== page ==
Insects feast on plants like never before, and the consequences are unknown : ScienceAlert

For centuries, plants and insects have lived in a delicate dance, with pollinators giving life to flowering plants and plants feeding the masses of insects. But a new study shows that insects are feasting on plants more now than in the last 66.8 million years.

“The difference in insect damage between the modern era and the fossil record is striking,” says University of Maine paleoecologist Lauren Azevedo-Schmidt who led the study.

To look at plant-insect interactions over time, Azevedo-Schmidt and colleagues compared modern-day plant leaves taken from three forests with fossil leaf prints from the Late Cretaceous period, nearly 67 million years ago.

By quantifying the type and frequency of damage caused by insects, they found a sharp increase in insect herbivory in recent years, with insects burrowing, sucking, puncturing and skeletonizing plant leaves.

“We find that despite the decline of insects, plant damage by insects is elevated in the modern era compared to other time periods represented in the fossil record,” Azevedo-Schmidt and colleagues write.

Plants have evolved to quietly dominate life on Earth, with land plants now accounting for a hefty 80 percent of the world’s biomass. Adolescent insects, although small in size, are unparalleled in species richness. Both have apparently found ways to adapt to environmental change over millennia, despite being extremely sensitive to temperature.

But there is a limit to what they can endure. Some research has shown that insect numbers are declining, at least in some parts of the world. Climate change is also pushing plants to bloom earlier and grow faster, lengthening the pollen season. Not to mention the maddening rates of human-caused habitat and biodiversity loss.

The study by Azevedo-Schmidt and colleagues found that carbon-dated leaves from 1955 to the present had twice the amount of insect damage than any of the 64 fossils dating back tens of millions of years.

Modern (left) and fossil (right) Platanus occidentalis leaves, highlighting similarities between leaf samples and recorded insect herbivores. (Lauren Azevedo-Schmidt)

Leaves were collected from two forests in the northeastern United States (a cool, wet forest and a second, warm, coastal forest) and a third forest in tropical Costa Rica—a biodiversity hotspot dripping with life.

The fossil data were compiled from published datasets spanning latitudes and climates and spanning from 66.8 million years before the Pleistocene to about 2 million years ago, before the first humans migrated out of Africa.

“We suggest that the comparatively rapid warming trends of [modern] The season may be responsible for its higher herbivory frequencies, so that rapid warming benefits the insects in the arms race against their food source: plants,” Azevedo-Schmidt and colleagues write.

Increased insect herbivory could have unknown consequences for plants and forest communities, researchers warn.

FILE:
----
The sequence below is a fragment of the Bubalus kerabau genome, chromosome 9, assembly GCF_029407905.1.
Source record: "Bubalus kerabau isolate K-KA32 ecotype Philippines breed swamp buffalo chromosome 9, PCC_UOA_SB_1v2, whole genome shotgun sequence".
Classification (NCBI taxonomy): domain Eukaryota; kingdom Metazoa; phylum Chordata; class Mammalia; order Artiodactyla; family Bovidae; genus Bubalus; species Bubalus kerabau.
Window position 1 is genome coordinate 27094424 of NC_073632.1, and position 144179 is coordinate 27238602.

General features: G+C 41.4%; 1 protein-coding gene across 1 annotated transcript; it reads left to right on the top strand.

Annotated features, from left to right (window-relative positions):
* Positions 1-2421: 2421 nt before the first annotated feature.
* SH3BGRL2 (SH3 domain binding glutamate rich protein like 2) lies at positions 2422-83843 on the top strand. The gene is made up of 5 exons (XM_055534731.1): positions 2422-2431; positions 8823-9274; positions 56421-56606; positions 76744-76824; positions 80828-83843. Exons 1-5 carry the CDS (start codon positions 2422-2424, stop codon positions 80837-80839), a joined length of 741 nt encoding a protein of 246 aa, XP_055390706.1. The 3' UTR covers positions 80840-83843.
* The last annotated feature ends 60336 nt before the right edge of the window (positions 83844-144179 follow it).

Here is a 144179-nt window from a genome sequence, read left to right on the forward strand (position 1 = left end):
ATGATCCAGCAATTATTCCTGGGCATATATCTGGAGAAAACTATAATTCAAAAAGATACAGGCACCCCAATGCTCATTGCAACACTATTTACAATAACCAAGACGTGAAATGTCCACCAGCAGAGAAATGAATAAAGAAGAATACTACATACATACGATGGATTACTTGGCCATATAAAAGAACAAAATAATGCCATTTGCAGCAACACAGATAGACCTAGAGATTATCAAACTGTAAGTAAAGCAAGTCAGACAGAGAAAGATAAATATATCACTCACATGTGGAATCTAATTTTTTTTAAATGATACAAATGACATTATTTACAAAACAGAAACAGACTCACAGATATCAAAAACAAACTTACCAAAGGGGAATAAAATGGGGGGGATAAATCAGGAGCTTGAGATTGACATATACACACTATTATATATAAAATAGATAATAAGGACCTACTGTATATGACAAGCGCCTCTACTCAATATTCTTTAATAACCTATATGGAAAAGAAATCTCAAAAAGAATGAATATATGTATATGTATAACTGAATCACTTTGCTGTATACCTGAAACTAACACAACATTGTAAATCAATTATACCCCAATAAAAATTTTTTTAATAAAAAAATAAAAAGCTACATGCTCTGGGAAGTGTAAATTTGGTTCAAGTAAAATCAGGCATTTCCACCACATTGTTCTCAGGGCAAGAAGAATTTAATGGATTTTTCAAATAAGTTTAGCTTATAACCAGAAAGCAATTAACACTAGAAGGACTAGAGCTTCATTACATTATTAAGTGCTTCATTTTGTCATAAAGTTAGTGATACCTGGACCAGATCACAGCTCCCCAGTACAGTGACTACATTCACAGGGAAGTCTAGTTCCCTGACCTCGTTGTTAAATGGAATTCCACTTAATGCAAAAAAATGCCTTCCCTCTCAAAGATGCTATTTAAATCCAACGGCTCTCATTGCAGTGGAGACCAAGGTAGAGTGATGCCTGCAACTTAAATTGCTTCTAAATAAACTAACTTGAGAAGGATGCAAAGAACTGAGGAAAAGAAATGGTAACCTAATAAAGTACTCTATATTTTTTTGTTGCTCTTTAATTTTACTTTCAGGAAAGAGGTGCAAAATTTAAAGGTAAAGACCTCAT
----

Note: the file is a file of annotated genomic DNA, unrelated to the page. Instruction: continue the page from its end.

Of course, the fossil record records only a slice of life and a snapshot in time, although researchers took steps to figure out how the leaves are preserved. They sampled modern leaves from sediments to mimic fossil estuaries, comparing insect damage to these buried leaves with that of leaf litter and leaf compression fossils.

“A long-term perspective is needed to understand these ancient organisms and their long-term ecological associations, as well as to identify where future collection efforts should be focused,” the researchers write.

What is already clear is that something has changed in the seven decades since 1955, the shortest window compared to the geological epochs that unfolded before we humans began reshaping the biosphere.

Previous research, also from the US, for example, has found significantly more insect damage in herb samples from the early 2000s compared to those collected a decade earlier, a pattern linked to warming.

Insect feeding may be intensifying or locally increasing insect populations in the forests studied – which, in the present study, were located within research station lands, surrounded by roads, housing developments and agriculture.

“Perhaps urbanization has created hot spots of insect biodiversity within research forests,” Azevedo-Schmidt and colleagues write.

A rapidly warming climate – which affects the life cycles and feeding habits of insects and pushes their habitat range towards the poles – and the introduction of invasive species are other big factors that could lead to an increase in insect herbivory.

At the same time, agriculture is decimating insects, and research suggests that plants may have to start fighting each other to attract pollinators. The situation is dire and human fingerprints are on top of the problem.

“This research suggests that the strength of human influence on plant-insect interactions is not only controlled by climate change but rather by how humans interact with the terrestrial landscape,” they conclude.

The study was published in PNAS.

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